Can a former employee serve as a class representative for ERISA claims when she has signed a general release agreement and has waived her right to participate in class actions? According to a recent decision by the District Court for the Western District of Oklahoma, the answer may very well be “no.”
That court dealt with this issue in Myers v. Administrative Committee, Seventy Seven Energy, Inc. Retirement & Savings Plan. There, a former employee named Kathleen Myers sought class-wide relief against her retirement plan’s fiduciaries, claiming that the plan’s investments were not sufficiently diversified.
While reviewing Myers’ motion for class certification, the court acknowledged that the numerosity and commonality requirements of Rule 23(a) were satisfied. There was a hitch, however, when evaluating whether Myers’ claims were typical of the proposed class members (the “typicality” requirement of Rule 23(a)) and whether Myers was an adequate class representative (the “adequacy” requirement).
Before filing this lawsuit, Meyers had signed a severance agreement, which released all claims against her former employer and its agents. In that agreement, Myers had also waived her right to participate in any class actions against her former employer or its agents. This included a waiver of serving as a class representative.
Without deciding whether Myers could serve as the class representative, the court concluded that Myers did not satisfy Rule 23’s adequacy or typicality requirements. Critically, Myers’ motion for class certification failed to address how Myers was similarly situated to the putative class members, including whether other plan participants had signed release agreements. The court was troubled by this because, if Myers could not recover for any losses attributable to her individual account in the litigation, she would have little incentive to pursue this alleged fiduciary breach on behalf of a plan in which she was no longer a participant. As Myers failed to show that she was an adequate class representative or that her claims were typical of the putative class members, her motion for class certification was denied.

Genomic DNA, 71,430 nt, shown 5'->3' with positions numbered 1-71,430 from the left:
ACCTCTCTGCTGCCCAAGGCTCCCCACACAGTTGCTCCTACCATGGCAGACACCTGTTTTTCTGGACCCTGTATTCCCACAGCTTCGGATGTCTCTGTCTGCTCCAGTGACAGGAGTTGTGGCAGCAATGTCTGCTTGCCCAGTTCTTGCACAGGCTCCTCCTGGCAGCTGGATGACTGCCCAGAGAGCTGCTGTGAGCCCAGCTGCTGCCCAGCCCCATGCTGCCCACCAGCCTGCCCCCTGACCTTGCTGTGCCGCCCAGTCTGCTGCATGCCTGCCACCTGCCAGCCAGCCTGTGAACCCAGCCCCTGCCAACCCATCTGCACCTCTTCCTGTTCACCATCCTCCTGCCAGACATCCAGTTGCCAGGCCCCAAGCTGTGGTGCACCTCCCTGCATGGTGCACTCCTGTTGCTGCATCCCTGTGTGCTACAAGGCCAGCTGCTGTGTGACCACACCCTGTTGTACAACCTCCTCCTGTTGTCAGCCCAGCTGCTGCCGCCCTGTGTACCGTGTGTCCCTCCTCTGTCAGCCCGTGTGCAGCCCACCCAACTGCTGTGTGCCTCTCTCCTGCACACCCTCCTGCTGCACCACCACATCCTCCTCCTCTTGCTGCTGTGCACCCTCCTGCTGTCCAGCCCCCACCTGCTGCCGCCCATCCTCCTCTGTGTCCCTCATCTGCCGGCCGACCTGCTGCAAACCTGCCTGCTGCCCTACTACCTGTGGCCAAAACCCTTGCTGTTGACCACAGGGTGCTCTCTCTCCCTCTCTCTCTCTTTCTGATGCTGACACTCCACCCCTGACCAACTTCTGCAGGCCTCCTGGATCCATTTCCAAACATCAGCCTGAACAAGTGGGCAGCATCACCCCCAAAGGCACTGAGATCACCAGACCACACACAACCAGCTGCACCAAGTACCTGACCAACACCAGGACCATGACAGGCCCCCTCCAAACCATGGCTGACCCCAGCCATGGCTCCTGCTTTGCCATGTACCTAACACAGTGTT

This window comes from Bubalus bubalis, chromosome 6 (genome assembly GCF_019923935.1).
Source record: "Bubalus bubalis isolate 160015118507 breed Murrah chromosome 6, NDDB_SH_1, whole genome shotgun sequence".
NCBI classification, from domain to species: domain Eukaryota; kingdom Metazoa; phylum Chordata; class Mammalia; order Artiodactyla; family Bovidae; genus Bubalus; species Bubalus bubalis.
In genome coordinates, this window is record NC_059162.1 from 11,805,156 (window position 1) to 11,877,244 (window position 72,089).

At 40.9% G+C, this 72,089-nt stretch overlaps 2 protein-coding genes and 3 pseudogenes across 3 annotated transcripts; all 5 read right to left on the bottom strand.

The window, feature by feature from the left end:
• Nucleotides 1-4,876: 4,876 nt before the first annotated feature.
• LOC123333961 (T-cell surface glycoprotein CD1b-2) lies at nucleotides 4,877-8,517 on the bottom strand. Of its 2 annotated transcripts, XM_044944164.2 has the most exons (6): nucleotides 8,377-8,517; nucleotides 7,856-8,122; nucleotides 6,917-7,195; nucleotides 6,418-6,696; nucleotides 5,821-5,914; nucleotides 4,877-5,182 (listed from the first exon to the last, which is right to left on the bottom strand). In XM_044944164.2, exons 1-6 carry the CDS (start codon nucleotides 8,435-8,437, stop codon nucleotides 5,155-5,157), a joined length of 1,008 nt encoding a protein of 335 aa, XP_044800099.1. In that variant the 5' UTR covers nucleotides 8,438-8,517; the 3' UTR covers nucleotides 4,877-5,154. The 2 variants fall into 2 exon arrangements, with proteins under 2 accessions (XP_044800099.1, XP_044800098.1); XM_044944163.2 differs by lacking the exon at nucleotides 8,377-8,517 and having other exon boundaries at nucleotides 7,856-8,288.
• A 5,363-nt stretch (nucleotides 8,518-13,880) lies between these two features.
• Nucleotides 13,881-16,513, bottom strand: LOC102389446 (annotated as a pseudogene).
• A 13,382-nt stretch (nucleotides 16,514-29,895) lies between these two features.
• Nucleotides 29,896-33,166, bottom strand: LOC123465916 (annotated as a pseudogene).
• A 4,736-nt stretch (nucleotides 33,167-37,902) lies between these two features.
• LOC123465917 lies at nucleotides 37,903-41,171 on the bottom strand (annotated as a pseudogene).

A second putative class representative fared little better. In apparent anticipation of the court’s ruling, Myers’ attorneys identified a new potential class representative, Christopher Snider, at the conclusion of expert discovery. Instead of moving for Snider’s intervention or joinder, however, Myers’ attorneys filed a second class action case with Snider as the plaintiff, then moved to consolidate the Myers and Snider cases. The court denied the consolidation motion, deeming it an attempt to circumvent the long-standing schedule in the original case. For the same reasons, when plaintiffs’ counsel sought to add Snider as a co-representative for the class in the Myers case, the court refused.